Asking for help is a chance to get feedback on a potential solution to the problem. If others agree with the solution, you can take a more aggressive step and ask for an endorsement or for resources to further your proposed solution. It is in these important moments that asking for help crosses the line from vulnerability to leadership. It’s important to note that this type of leadership and persuasion brings with it an obligation to further the desired end. I’ll discuss obligations at a later date.

Fuzzy problems need organization, clarification and consensus, not a solitary solution. So the measurable unit of success in asking for help is the degree of support behind the proposed solution. Building support, building a coalition, accumulating resources toward an end involves as much problem-solving attention as any puzzle. And the help, the support, the admiration that you get from others in advancing the solution is mighty satisfying.

Evidence, Persuasion and Perception

Marketing-speak is littered with all kinds of trite sayings. I was in a meeting today at a business software organization where the words “perception is reality” was uttered yet again. I sat quietly listening to the speakers’ claims. My client does, after all, have experience in the market, with customers and with the technology.

I understand the logic of the truism. If a customer believes something to be true, they will act on their beliefs. In my experience, prospective IT customers are a skeptical bunch. They distrust advertising slogans and sales claims. And for good reason: they’ve been burned by bold claims and vendor promises.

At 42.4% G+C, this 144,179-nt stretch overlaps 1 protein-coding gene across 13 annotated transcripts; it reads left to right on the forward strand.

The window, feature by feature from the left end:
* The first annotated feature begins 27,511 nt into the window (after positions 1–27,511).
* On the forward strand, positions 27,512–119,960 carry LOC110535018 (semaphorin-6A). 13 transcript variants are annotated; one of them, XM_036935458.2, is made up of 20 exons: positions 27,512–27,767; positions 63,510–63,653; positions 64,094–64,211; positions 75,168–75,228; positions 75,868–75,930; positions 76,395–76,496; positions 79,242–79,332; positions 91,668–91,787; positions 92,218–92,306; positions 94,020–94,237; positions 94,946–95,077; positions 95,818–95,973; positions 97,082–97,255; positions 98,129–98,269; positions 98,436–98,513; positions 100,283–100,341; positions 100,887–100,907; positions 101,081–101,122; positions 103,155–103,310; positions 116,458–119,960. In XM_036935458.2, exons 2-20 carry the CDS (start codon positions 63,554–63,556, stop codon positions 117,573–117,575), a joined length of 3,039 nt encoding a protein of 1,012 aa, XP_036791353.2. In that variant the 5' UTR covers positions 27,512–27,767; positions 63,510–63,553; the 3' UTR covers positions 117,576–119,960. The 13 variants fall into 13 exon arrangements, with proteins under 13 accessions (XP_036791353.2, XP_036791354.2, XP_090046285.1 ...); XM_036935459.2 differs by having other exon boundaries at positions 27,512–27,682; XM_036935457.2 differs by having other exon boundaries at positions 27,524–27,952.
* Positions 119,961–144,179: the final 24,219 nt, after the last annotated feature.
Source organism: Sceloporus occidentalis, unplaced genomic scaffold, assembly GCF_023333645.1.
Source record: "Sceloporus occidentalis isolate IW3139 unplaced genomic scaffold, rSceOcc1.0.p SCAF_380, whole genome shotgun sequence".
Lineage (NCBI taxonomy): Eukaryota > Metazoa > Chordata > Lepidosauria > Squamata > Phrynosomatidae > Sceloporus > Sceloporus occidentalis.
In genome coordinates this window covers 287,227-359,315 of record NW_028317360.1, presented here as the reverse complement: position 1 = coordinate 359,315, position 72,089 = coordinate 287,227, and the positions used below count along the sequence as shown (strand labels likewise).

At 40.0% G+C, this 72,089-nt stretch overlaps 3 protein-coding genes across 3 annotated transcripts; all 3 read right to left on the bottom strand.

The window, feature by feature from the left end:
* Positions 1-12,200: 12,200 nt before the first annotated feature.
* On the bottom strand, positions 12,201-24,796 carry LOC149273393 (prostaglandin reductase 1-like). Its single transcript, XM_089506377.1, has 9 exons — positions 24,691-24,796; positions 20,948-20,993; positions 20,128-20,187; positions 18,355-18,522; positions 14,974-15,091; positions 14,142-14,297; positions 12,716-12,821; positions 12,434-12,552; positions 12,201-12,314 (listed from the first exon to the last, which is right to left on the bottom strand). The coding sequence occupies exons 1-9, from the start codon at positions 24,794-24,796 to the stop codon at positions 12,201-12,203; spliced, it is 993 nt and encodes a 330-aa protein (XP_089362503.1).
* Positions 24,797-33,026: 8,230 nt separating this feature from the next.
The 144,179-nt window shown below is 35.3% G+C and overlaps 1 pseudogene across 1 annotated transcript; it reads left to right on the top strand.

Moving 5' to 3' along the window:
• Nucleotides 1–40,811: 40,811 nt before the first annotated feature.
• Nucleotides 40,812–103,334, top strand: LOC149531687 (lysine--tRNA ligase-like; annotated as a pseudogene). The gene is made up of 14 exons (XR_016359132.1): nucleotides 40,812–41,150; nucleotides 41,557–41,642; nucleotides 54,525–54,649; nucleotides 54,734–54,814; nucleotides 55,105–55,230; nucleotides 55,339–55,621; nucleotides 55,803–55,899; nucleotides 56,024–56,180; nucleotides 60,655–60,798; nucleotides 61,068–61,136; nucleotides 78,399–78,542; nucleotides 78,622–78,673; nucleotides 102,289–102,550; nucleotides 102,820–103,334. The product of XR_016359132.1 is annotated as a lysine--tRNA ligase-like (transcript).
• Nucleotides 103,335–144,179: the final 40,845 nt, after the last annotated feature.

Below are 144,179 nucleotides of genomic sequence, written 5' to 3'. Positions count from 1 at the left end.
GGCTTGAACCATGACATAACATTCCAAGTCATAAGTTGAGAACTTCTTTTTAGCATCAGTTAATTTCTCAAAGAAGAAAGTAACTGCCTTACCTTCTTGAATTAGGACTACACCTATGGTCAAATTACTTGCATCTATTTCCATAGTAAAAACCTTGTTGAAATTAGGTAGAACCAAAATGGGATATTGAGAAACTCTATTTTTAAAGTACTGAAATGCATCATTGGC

So the real question isn’t “if” the prospective customer believes your claims, but rather how to persuade the customer to conclude that they need your product and services. In other words, what can you do to induce the prospective customer to take the actions you prescribe. These words are easy to say, hard to accomplish. Changing individual behavior is hard to do. Changing the behavior of a large segment of the market is a remarkable accomplishment.

Evidence, I believe, is the strongest tool for persuasion. Evidence comes in many forms: quantitative studies, product demos, customer references, cost/benefit analyses and others. Evidence stands apart from claims in that it is grounded in one or more forms of reality. Typically evidence is tangible. Most importantly, customers can assess and experience evidence on their own terms.

Creating evidence with the power to change market and individual behavior is hard. It is rarely the case that your product aims at a greenfield opportunity and has no relevant competition. People are very much creatures of habit, making incumbent solutions to problems seem acceptable. Evidence however, can shock markets and individuals into action. They may not buy immediately, they may not even fully accept the evidence, but they will use the evidence to test and perhaps alter their perception of reality.

Is perception reality? Perhaps. But if you want to change perception, you better get some evidence.

Create Web Content That Gets Noticed With These 5 Tools

We all know that content management systems makes it fast and easy to publish to the web. Fast and easy, however, isn’t the same as optimal. Optimal is harder to achieve—and squishier to define. On the web it means you have to think about multiple variables: your audience, text, images, search engines, standards, guidelines, technology and a lot more, since there are different options for this purpose, from using websites to market your products to other strategies like send text message online to promote your products or services.